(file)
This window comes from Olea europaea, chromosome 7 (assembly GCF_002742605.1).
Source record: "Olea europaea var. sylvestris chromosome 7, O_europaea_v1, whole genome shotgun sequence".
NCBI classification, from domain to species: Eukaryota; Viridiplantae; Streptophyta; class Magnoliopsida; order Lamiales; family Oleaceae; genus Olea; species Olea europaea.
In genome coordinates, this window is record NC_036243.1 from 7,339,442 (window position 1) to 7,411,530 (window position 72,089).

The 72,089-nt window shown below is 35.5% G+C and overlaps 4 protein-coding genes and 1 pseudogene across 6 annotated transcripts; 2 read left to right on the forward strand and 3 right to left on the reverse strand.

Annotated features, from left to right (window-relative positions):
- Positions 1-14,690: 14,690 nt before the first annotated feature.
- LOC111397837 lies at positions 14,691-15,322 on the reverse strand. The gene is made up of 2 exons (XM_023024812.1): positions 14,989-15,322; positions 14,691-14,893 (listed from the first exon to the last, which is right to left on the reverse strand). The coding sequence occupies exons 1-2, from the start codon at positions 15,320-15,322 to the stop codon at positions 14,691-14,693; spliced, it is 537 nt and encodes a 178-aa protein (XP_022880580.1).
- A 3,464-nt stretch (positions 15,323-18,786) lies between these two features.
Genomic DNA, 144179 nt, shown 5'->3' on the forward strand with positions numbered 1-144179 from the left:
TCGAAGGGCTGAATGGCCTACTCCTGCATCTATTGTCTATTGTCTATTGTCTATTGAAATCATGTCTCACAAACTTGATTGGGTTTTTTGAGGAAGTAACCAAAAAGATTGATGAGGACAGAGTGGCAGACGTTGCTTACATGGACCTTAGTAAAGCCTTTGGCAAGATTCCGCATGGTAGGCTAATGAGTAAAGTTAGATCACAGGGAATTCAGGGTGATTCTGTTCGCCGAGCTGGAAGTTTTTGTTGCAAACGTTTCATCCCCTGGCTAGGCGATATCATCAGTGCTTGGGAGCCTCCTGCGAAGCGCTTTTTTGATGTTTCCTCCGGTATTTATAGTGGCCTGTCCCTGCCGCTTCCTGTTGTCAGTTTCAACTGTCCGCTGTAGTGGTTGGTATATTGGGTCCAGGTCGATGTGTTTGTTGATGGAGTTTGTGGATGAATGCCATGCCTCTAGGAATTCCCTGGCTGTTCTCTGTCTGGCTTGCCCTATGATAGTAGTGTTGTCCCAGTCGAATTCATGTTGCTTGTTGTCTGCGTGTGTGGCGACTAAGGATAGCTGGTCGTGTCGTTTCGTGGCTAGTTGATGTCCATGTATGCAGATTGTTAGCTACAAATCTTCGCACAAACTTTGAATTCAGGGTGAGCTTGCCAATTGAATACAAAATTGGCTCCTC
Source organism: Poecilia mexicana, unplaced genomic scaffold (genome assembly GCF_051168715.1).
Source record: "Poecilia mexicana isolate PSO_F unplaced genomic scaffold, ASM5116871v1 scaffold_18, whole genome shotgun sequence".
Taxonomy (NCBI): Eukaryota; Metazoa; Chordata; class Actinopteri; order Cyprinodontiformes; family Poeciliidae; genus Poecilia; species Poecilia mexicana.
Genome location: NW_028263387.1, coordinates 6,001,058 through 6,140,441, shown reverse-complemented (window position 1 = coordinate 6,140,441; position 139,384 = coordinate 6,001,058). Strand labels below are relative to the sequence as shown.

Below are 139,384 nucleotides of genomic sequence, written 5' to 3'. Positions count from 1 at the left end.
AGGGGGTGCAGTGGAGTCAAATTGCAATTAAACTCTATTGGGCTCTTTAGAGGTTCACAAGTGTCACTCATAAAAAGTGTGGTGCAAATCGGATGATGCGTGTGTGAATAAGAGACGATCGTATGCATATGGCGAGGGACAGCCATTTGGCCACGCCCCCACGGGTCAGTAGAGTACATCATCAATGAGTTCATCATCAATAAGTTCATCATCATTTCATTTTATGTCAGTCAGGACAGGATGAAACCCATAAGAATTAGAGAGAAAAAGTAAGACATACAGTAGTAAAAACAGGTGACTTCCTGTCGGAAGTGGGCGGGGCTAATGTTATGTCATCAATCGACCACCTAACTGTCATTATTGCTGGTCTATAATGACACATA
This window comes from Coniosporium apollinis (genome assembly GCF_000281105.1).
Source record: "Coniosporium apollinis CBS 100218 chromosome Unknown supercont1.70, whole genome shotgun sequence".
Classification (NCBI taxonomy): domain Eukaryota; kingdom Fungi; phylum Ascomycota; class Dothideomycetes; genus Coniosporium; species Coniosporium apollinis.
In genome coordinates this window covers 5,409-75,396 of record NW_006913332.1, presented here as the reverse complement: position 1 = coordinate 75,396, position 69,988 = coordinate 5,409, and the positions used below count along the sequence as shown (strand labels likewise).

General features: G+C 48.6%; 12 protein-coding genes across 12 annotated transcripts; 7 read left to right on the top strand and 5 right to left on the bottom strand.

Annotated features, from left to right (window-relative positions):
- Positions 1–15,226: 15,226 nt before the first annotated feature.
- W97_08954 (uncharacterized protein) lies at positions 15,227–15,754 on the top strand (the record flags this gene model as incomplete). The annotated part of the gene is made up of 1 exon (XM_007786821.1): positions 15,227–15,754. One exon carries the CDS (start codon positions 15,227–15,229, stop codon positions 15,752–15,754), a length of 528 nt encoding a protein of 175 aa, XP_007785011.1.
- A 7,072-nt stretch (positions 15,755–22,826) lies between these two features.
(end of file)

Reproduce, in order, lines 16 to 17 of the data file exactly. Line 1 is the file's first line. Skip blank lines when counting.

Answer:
Below are 139,384 nucleotides of genomic sequence, written 5' to 3'. Positions count from 1 at the left end.
AGGGGGTGCAGTGGAGTCAAATTGCAATTAAACTCTATTGGGCTCTTTAGAGGTTCACAAGTGTCACTCATAAAAAGTGTGGTGCAAATCGGATGATGCGTGTGTGAATAAGAGACGATCGTATGCATATGGCGAGGGACAGCCATTTGGCCACGCCCCCACGGGTCAGTAGAGTACATCATCAATGAGTTCATCATCAATAAGTTCATCATCATTTCATTTTATGTCAGTCAGGACAGGATGAAACCCATAAGAATTAGAGAGAAAAAGTAAGACATACAGTAGTAAAAACAGGTGACTTCCTGTCGGAAGTGGGCGGGGCTAATGTTATGTCATCAATCGACCACCTAACTGTCATTATTGCTGGTCTATAATGACACATA